Elm Staff Writer
Washington College addressed the love of its namesake, George Washington, at a recent book talk.
This year’s George Washington Prize winner, Emeritus Professor at the University of Central Oklahoma Kevin J. Hayes, presented his book “George Washington: A Life in Books” on Tuesday, Oct. 23 in Hynson Lounge as part of the 13th annual George Washington Prize celebration.
In 2008, Hayes received a fellowship from the Starr Center for the Study of the American Experience, which allowed him to spend weeks researching Washington’s personal library. This research resulted in the drafting and eventual publishing of “George Washington: A Life in Books.”
The George Washington Prize, which includes a $50,000 cash award, is awarded to the year’s best new books on the nation’s founding era by Mount Vernon, the Gilder Lehrman Institute of American History and WC, according to the Starr Center website.
The book includes observations and analysis of Washington’s immense personal library of more than 1,300 books.
According to Hayes, this new research dispels the common misconception of the nation’s first president as an unscholarly man through an examination of Washington’s notes on his vast collection of literature.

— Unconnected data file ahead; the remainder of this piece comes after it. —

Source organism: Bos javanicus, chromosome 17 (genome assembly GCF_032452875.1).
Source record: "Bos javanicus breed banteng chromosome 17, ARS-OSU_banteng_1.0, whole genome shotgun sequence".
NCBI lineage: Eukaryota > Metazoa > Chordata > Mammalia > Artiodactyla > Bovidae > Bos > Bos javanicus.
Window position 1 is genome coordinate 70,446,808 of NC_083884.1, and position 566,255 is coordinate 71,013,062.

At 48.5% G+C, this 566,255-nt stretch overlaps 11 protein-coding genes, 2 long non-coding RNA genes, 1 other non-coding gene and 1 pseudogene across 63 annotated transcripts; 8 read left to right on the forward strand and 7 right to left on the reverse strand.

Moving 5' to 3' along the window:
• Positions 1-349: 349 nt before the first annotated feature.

Adam Goodheart, director of the Starr Center, introduced Hayes, and discussed the research process for his book. Goodheart and Hayes then discussed Hayes’s research process for the book, including the importance of Washington’s signature on the pages of his reading materials.
“One of the great mysteries about Washington has always been his early years,” Goodheart said. “You do so much with the book that you found with his signature on the title of a book.”
“Especially with Washington, there’s a lot of gaps in his early years,” Hayes said. “Now, Washington’s signature changed a couple different times in his life. You can identify which books he had when he was young by looking at the signature.”
Hayes also discussed the difficulty in initially determining whether Washington actually read from his massive collection of books.
“Washington did not often write in his books,” Hayes said. “But one thing that he did do is that he was a perfectionist. If he found a typo, he would correct it. I was looking at Washington’s copy of ‘Gulliver’s Travels’ with a typo correction, which proves that he read it.”
Goodheart framed the book through the lens of current WC students.
“George Washington lacked what many WC alums have — namely, a college education,” Goodheart said. “Imagine what he would have accomplished with an undergraduate education.”